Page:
“Effective Control”: The Tsilhqot’in Title Case
Aboriginal title recognizes that Aboriginal peoples are the owners of the land that they have occupied since time immemorial, with rights as to how it will be used. Aboriginal title to land exists in broad territories, not only small parcels.
In this case, Chief Roger William, on behalf of the Xeni Gwet’in community and Tsilhqot’in Nation, sought a declaration of Aboriginal Title to Tsilhqot’in territory by the Court. In 1983, the BC government issued a license for a lumber company to take trees from within Tsilhqot’in territory. The Tsilhqot’in Nation was not consulted, and denied the company access to their territory, seeking to prohibit commercial logging. The battle ended up in Court, where the original claim was amended to include a declaration of title.
The trial at the BC Supreme Court lasted over 300 days and consisted of substantial evidence including oral histories submitted by elders and knowledge keepers that proved they had occupied the territory. By applying the “exclusive occupation” test, the trial judge held Court found that the Tsilhqot’in Nation had proven title to almost 2000 square kilometers, and rights to harvesting and trading over a bigger area. The Court did not, however, make a declaration of Aboriginal Title, and the decision was appealed to the BC Court of Appeal (BCCA). The BCCA stated that Aboriginal title could only be found at smaller sites, not larger territories, and that title had not been proven for the Tsilhqot’in Nation. This decision was appealed to the Supreme Court of Canada (SCC), which rejected the BCCA’s narrow, restrictive approach to title in favor of the Tsilhqot’in.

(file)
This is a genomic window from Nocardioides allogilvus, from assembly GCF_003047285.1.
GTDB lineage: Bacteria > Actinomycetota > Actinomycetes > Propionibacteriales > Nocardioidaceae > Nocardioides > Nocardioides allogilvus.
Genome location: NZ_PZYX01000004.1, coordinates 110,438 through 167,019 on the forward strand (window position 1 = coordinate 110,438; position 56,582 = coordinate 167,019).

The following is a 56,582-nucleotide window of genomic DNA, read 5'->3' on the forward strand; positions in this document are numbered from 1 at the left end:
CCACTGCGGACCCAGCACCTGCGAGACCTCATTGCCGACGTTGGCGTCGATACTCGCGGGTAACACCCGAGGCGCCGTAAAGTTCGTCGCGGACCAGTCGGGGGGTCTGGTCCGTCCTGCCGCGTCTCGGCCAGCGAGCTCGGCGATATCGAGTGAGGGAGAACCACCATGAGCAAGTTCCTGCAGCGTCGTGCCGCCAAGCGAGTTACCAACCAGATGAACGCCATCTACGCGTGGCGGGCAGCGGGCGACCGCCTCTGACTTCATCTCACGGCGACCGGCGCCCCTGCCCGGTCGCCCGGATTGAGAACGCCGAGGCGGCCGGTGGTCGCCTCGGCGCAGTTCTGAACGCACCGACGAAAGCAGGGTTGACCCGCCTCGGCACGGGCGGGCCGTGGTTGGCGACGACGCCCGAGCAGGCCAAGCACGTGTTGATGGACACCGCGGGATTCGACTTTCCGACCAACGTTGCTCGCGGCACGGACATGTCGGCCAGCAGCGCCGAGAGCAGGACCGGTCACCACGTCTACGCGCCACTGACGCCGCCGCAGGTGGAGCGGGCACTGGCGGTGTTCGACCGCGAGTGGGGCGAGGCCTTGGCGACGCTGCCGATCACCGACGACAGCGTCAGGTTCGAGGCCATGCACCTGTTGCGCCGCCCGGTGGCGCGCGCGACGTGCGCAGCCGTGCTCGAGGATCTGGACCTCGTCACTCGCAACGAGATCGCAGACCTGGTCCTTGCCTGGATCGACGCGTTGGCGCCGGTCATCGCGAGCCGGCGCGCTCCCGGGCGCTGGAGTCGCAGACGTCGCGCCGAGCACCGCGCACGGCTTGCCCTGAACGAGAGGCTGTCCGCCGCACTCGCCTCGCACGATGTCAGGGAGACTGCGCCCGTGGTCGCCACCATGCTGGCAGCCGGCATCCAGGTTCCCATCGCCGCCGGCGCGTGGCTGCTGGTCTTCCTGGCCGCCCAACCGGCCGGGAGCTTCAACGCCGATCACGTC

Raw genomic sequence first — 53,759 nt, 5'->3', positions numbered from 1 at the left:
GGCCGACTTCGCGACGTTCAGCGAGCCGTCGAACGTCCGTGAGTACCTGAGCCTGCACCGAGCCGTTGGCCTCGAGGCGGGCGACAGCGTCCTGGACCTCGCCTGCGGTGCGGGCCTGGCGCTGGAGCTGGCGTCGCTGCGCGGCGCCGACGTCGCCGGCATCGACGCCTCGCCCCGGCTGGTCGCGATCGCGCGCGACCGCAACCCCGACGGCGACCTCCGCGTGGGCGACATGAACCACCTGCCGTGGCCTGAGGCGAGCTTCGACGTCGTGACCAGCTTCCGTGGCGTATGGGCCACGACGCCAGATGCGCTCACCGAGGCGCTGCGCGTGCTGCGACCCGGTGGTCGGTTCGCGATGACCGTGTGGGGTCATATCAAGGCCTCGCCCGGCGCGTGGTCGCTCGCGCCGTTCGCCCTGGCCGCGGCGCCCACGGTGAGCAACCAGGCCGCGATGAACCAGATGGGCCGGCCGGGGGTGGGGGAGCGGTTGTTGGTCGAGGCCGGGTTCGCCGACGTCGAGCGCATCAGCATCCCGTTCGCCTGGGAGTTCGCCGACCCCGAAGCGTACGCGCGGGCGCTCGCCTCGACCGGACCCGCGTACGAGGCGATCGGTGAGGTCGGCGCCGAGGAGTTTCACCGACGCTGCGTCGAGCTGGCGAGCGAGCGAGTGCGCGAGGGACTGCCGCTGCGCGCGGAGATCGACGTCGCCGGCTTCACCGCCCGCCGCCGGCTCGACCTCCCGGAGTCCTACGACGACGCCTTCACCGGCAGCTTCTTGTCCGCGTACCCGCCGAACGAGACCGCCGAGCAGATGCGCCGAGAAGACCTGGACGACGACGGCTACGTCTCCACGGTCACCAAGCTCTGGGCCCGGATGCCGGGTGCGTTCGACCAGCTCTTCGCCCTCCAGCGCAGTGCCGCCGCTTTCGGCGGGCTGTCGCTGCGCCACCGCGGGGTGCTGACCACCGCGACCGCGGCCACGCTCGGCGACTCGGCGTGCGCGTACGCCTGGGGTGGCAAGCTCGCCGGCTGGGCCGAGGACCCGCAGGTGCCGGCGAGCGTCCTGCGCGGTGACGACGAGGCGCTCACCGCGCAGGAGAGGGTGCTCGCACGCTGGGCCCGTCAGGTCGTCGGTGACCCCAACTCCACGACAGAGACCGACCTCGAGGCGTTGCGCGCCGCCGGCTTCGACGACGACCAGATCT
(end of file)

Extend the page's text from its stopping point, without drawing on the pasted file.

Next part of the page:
The SCC upheld the decision of the trial judge, and reasoned that title was not limited to village sites but extended to lands used regularly for harvesting or cultural purposes where the Aboriginal group had “effective control.”
Tsilhqot’in Nation v British Columbia
Court: Supreme Court of Canada
Citation: 2014 SCC
TAGS: Aboriginal Title; Land Claims; Constitutional
Why this Case Matters:
This case is the first time that Aboriginal title has been affirmed in Canada. With the affirmation, it allows for ownership rights such as occupying and using the land as they deem fit, with the stipulation that it cannot be used in a manner that destroys the sustainability of the land for future generations. It also sets out that title can be infringed upon by the government at a very high threshold. To infringe, the government must prove that there is a substantial public purpose, that it is necessary to achieve their goal, doesn’t infringe more than required, and that the benefits of the infringement are not outweighed by the consequences. It also establishes that provincial governments are entitled to regulate and infringe on Aboriginal title, so long as the infringement is justified.
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